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DOJ Civil Rights Head In Place Illegally, Actions May Be Void, Nov. 17, 2016

WASHINGTON, DC (Nov. 17, 2016):  The U.S. Department of Justice Civil Rights division has been working in violation of federal law for more than a year and half, making several important decisions that are likely "void and . . . not subsequently ratified," according to Heritage Foundation constitutional scholar Hans von Spakovsky.

In a powerful article appearing today in the Daily Signal, von Spakovsky points out that a pending U.S. Supreme Court case, NLRB v. SW General (a case in which SLF joined as amicus - brief here), confirmed in a district court opinion that the Federal Vacancies Reform Act means what it says - the President must affirmatively appoint certain positions, including the assistant attorney general in charge of the DOJ Civil Rights division.  Failure to do so in the case of "acting deputy" Vanita Gupta means that she is serving without authority and, by the letter and intent of the law, her decisions and actions may be void and of no effect.



EPA'S "Waters of the United States" (WOTUS) Overreach - Merits Arguments Start in Sixth Circuit

ATLANTA, GA (Nov. 3, 2016):  More than a year ago, Southeastern Legal Foundation (SLF) filed our challenge to the EPA and Army Corp’s over-broad definition of “waters of the United States” (WOTUS Rule), under the Clean Water Act.  While the Supreme Court has not yet ruled on the proper venue for such a challenge, briefing on the merits of the case has started in the Sixth Circuit Court of Appeals.  This week, SLF filed its joint industry opening brief arguing that the WOTUS Rule is invalid on its face and should be struck down.  Through the WOTUS Rule, the EPA and the Army Corps seeks to control nearly every piece of land in the United States.  Its unprecedented scope is irreconcilable with the Constitution, congressional intent, and Supreme Court precedent.  Briefing will continue through the end of March 2017.

Click here for SLF Sixth Circuit Merits Brief Challenging WOTUS



High-Level Government "Forget You..." - Freddie Mac Exec Takes Stand for Fifth Amendment Rights in Supreme Court, Oct. 21, 2016

ATLANTA, GA/WASHINGTON, DC (Oct. 21, 2016):  Southeastern Legal Foundation, joined by Cato Institute, today filed amicus brief in the U.S. Court of Appeals for the Federal Circuit supporting Anthony Piszel’s pursuit of justice and dedication to the rule of law. 

Mr. Piszel was the one-time CFO of Freddie Mac, a private lending organization sponsored by the government to provide stability in the housing market.  He was hired in 2006, and as part of his compensation package he was to receive stocks, incentive-based bonuses, and in the event of termination, a lump-sum payment.  When the federal government bailed-out the banks, it also created the Federal Housing Finance Agency (FHFA), which subsequently took over Freddie Mac, a private company.  FHFA nearly immediately ordered Freddie Mac to cancel Mr. Piszel’s contract “without cause” and to not pay him the previously lump-sum payment.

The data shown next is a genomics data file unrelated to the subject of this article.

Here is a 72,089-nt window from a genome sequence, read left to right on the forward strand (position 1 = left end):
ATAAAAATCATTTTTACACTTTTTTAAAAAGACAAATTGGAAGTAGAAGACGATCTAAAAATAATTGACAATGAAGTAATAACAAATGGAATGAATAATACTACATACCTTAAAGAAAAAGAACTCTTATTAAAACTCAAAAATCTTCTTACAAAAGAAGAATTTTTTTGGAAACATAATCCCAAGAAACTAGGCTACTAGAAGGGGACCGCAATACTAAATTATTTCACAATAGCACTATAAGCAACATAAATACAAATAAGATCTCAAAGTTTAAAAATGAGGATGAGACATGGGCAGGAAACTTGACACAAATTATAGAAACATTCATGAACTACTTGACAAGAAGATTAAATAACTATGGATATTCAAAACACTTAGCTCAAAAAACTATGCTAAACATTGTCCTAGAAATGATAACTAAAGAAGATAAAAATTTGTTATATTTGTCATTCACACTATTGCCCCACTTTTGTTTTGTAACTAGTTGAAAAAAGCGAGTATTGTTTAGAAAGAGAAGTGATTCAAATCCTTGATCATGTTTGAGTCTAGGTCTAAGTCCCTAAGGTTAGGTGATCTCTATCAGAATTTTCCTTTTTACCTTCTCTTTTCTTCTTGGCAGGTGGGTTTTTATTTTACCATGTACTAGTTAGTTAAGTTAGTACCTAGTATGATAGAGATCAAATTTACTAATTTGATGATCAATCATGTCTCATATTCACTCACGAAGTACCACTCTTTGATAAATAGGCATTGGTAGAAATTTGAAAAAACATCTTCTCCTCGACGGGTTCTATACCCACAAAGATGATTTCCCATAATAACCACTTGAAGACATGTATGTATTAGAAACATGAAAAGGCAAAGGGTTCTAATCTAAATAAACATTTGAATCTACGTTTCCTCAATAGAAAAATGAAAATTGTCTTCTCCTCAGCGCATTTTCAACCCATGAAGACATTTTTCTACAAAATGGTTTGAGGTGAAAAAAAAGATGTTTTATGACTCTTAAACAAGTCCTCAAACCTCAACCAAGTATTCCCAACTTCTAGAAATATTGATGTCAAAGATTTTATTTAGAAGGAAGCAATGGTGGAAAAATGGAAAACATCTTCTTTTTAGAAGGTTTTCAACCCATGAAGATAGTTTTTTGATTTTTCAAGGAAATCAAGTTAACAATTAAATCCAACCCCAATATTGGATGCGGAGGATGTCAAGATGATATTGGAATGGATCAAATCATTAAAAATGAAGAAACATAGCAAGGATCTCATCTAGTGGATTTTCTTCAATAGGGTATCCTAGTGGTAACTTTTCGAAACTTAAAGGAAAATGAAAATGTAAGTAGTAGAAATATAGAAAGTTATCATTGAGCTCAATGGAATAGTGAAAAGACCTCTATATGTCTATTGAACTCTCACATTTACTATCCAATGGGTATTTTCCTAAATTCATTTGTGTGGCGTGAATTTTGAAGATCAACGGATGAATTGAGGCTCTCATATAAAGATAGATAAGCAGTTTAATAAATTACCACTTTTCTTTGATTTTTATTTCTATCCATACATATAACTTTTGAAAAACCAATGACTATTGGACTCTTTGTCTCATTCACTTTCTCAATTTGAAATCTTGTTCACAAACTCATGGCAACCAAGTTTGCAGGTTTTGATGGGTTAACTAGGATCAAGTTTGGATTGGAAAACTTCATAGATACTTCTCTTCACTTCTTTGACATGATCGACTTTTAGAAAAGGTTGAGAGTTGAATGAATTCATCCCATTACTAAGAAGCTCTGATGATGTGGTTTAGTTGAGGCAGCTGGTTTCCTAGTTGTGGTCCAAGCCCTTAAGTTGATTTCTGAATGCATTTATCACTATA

Mr. Piszel filed suit alleging that the government took his contractually guaranteed property and thus, violated the Fifth Amendment.  The lower court found Mr. Piszel had no property interest in his contract.  On appeal, a three-judge panel of the Federal Circuit correctly disagreed, holding the Mr. Piszel not only had a contractual property right protected by the Constitution.  However, the court continued and found that Mr. Piszel’s right was not “taken” because he could still sue for breach of contract.   Mr. Piszel has now asked the Federal Circuit for en banc review.  The three-judge panel was wrong and allows the government to terminate private contractual rights in direct violation of the Fifth Amendment.

Click here for SLF's Supreme Court amicus brief, Piszel v. U.S., Oct. 21, 2016



Virginia Districting Plan - U.S. Supreme Court takes up racial component, Oct. 20, 2016

ATLANTA, GA/WASHINGTON, DC (Oct. 20, 2016):  Southeastern Legal Foundation today filed a brief in support of the Virginia House of Delegates and its districting plan, which was upheld by the lower court.  Challengers argue that race was not considered as a "strong enough" factor when the districts were drawn, while SLF argues that Supreme Court constitutional precedent warns against using race as a determining factor when legislative districts are drawn.

Click here for Golden Bethune-Hill v. Virginia State Board of Elections U.S. Supreme Court amicus brief, Oct. 20, 2016


CLINTON CAMPAIGN COORDINATING WITH NON-PROFITS, SUPER PACS: Project Veritas Action Bombshell Video, Oct. 17, 2016